}

Tuesday, August 27, 2013

Visible Tattoos, Weird Hair Color and Nose Rings On People In Advertising



tattoos photo: tattoos tattoos.jpg
A few weeks ago I saw a terrific young man who had his sleeves rolled up and he had tattoos on both forearms.  I was very much taken aback.  That same week I saw a discussion somewhere on the internet  where someone asked recruiters about sending out people with tattoos.

These two things are the genesis of this post.

I realized after I saw this account person, that in all my years of recruiting, I had never seen a man with visible tattoos.  I have seen a few account men with earring holes (they generally take them off when they see me, but not always) and a few women with small, innocuous tattoos on their ankles, but never a guy.  I advised the person I met to keep his sleeves rolled down, just as I advise men with earrings to take them off for their interviews (a sharp interviewer will see the pierce holes, anyway).

Account and creative people have to deal with clients.  Some clients are pretty loose.  Some are conservative.  An account person always should make his clients feel and look good, and I am sure that a tattoo on a man’s arms is not socially acceptable with all clients.  I suspect that is why most advertising account people don’t have them, at least those that show easily.  Somehow, it is more acceptable for a woman to have a small tattoo on a foot, which most people don’t notice, anyway.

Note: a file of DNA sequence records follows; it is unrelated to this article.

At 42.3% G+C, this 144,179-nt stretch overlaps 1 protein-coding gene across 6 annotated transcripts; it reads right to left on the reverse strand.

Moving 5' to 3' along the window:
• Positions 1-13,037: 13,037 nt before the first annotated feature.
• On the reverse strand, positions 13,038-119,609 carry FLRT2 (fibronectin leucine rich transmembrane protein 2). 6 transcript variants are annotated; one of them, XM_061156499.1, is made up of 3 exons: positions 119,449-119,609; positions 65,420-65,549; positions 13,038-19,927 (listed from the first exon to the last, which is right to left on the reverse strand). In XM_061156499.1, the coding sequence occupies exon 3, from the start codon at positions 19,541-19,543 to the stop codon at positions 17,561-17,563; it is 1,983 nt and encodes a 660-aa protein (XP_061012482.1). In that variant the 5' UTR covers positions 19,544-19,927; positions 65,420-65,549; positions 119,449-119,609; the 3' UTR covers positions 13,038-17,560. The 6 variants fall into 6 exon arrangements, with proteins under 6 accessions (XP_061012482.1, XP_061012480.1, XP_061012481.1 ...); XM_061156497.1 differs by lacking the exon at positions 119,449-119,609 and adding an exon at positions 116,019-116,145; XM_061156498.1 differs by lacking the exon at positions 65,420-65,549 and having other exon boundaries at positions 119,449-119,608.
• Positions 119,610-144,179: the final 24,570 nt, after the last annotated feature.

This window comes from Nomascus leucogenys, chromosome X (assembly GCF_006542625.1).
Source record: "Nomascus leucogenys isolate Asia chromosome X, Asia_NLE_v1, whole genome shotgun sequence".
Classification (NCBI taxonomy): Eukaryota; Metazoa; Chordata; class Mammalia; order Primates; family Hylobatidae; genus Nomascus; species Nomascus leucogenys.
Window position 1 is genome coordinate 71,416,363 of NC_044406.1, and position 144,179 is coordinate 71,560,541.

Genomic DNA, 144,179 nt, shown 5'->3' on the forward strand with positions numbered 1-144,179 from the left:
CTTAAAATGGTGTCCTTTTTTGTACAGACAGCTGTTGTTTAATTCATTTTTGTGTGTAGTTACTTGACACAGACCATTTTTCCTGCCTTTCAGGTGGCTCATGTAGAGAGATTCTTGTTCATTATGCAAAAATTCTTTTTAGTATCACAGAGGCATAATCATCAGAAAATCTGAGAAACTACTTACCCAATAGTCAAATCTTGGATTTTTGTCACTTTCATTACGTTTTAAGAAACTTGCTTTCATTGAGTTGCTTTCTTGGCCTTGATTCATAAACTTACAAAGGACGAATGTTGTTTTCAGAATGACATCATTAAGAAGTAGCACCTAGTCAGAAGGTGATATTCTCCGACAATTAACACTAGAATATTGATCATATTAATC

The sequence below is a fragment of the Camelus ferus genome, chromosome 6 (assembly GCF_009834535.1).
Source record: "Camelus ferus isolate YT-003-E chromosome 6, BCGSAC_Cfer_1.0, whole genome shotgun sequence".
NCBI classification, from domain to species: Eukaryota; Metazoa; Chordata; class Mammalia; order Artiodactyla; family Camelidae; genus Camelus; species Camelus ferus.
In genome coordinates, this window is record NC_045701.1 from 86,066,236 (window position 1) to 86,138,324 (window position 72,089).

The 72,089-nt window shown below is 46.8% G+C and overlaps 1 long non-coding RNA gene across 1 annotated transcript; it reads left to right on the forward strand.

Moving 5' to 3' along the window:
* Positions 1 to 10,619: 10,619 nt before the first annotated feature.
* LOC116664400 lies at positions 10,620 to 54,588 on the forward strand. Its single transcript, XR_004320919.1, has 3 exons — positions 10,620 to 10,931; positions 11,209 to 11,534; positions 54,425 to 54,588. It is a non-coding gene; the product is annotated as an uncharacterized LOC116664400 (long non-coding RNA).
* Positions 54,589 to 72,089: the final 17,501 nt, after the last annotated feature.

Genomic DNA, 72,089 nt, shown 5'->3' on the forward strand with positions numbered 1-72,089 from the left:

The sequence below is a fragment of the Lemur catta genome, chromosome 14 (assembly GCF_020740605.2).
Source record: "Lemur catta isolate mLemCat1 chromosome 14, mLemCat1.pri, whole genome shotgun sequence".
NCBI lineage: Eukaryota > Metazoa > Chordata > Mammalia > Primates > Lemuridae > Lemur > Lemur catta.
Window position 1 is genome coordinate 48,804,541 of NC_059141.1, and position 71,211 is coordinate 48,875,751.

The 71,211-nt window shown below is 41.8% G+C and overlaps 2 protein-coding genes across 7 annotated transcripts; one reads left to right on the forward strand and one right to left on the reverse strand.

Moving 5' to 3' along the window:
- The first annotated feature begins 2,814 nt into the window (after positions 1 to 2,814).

I remember years ago meeting an account executive who had dyed her hair bright purple. She was looking for a job for a long time and found that she had to remove the dye before she could get a new job.  Some months later, I happened to be talking to the person who hired her (not through me). By the time she interviewed for that job, she had gotten rid of the purple color.  However, he told me that in her references, although people liked her and her work ethic, the subject of her hair color was brought up by everyone.  She was told in her new job not to dye her hair again.

Most creative people don't have outrageous hair color.  I have seen some who do, but these are, for the most part, not people who have a lot of client contact or, they have become so successful that they can get away with it.

We also don't see too many people with nose rings,  pierced lips or the like.  Although we occasionally see an innocuous nose stud on women.  Guys with ear rings occasionally show up, but rarely on successful account people.

It could be argued that what people do with their bodies is no one’s business, but most ad agencies, no matter how creative or innovative their product is, are basically socially conservative.  People who don’t have client contact are more likely to be acceptable with body art, purple hair and nose rings.  But I have walked the halls at many agencies and I just don’t see too many advertising people who have these things.

18 comments: